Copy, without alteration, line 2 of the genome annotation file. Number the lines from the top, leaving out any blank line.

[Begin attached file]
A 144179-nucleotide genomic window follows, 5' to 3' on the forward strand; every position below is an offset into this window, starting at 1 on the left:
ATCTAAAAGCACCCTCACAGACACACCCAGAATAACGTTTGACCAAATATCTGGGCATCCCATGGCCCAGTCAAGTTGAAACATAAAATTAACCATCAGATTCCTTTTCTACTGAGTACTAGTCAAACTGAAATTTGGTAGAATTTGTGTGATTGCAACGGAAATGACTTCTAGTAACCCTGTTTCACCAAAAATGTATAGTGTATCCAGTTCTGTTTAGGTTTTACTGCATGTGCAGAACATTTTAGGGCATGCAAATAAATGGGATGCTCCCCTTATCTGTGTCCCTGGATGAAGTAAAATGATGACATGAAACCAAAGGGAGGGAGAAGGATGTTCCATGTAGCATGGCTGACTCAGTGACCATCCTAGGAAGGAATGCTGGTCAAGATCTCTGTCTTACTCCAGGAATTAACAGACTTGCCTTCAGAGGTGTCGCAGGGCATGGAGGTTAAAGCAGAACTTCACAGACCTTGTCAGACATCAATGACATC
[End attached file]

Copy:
ATCTAAAAGCACCCTCACAGACACACCCAGAATAACGTTTGACCAAATATCTGGGCATCCCATGGCCCAGTCAAGTTGAAACATAAAATTAACCATCAGATTCCTTTTCTACTGAGTACTAGTCAAACTGAAATTTGGTAGAATTTGTGTGATTGCAACGGAAATGACTTCTAGTAACCCTGTTTCACCAAAAATGTATAGTGTATCCAGTTCTGTTTAGGTTTTACTGCATGTGCAGAACATTTTAGGGCATGCAAATAAATGGGATGCTCCCCTTATCTGTGTCCCTGGATGAAGTAAAATGATGACATGAAACCAAAGGGAGGGAGAAGGATGTTCCATGTAGCATGGCTGACTCAGTGACCATCCTAGGAAGGAATGCTGGTCAAGATCTCTGTCTTACTCCAGGAATTAACAGACTTGCCTTCAGAGGTGTCGCAGGGCATGGAGGTTAAAGCAGAACTTCACAGACCTTGTCAGACATCAATGACATC